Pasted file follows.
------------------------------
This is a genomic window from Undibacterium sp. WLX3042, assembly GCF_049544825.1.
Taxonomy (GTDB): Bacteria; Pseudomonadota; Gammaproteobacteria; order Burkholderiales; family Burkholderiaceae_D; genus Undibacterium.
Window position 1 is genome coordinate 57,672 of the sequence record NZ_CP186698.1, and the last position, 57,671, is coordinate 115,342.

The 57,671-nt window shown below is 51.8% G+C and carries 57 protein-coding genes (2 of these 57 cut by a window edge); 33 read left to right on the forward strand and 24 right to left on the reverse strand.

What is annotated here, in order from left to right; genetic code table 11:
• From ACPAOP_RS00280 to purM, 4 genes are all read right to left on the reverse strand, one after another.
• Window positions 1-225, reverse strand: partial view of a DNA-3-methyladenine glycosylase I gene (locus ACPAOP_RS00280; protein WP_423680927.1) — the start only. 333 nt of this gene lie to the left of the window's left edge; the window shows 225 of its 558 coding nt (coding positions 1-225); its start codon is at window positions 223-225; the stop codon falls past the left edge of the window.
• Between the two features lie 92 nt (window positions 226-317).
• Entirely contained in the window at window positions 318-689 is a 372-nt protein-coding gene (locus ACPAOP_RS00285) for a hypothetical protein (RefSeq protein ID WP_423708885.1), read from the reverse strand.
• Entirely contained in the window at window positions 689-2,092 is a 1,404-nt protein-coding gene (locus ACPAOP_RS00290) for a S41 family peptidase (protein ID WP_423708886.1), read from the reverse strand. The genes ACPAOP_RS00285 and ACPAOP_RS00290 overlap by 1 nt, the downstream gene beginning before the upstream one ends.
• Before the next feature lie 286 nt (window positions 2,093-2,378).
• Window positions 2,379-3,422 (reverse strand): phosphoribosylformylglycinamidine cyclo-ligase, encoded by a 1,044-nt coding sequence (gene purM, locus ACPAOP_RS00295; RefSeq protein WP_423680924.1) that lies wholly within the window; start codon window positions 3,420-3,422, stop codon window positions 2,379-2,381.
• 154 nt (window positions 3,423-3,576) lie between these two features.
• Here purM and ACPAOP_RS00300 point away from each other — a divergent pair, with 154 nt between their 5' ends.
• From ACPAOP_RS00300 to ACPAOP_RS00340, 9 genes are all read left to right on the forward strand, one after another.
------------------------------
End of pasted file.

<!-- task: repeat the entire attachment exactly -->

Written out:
This is a genomic window from Undibacterium sp. WLX3042, assembly GCF_049544825.1.
Taxonomy (GTDB): Bacteria; Pseudomonadota; Gammaproteobacteria; order Burkholderiales; family Burkholderiaceae_D; genus Undibacterium.
Window position 1 is genome coordinate 57,672 of the sequence record NZ_CP186698.1, and the last position, 57,671, is coordinate 115,342.

The 57,671-nt window shown below is 51.8% G+C and carries 57 protein-coding genes (2 of these 57 cut by a window edge); 33 read left to right on the forward strand and 24 right to left on the reverse strand.

What is annotated here, in order from left to right; genetic code table 11:
• From ACPAOP_RS00280 to purM, 4 genes are all read right to left on the reverse strand, one after another.
• Window positions 1-225, reverse strand: partial view of a DNA-3-methyladenine glycosylase I gene (locus ACPAOP_RS00280; protein WP_423680927.1) — the start only. 333 nt of this gene lie to the left of the window's left edge; the window shows 225 of its 558 coding nt (coding positions 1-225); its start codon is at window positions 223-225; the stop codon falls past the left edge of the window.
• Between the two features lie 92 nt (window positions 226-317).
• Entirely contained in the window at window positions 318-689 is a 372-nt protein-coding gene (locus ACPAOP_RS00285) for a hypothetical protein (RefSeq protein ID WP_423708885.1), read from the reverse strand.
• Entirely contained in the window at window positions 689-2,092 is a 1,404-nt protein-coding gene (locus ACPAOP_RS00290) for a S41 family peptidase (protein ID WP_423708886.1), read from the reverse strand. The genes ACPAOP_RS00285 and ACPAOP_RS00290 overlap by 1 nt, the downstream gene beginning before the upstream one ends.
• Before the next feature lie 286 nt (window positions 2,093-2,378).
• Window positions 2,379-3,422 (reverse strand): phosphoribosylformylglycinamidine cyclo-ligase, encoded by a 1,044-nt coding sequence (gene purM, locus ACPAOP_RS00295; RefSeq protein WP_423680924.1) that lies wholly within the window; start codon window positions 3,420-3,422, stop codon window positions 2,379-2,381.
• 154 nt (window positions 3,423-3,576) lie between these two features.
• Here purM and ACPAOP_RS00300 point away from each other — a divergent pair, with 154 nt between their 5' ends.
• From ACPAOP_RS00300 to ACPAOP_RS00340, 9 genes are all read left to right on the forward strand, one after another.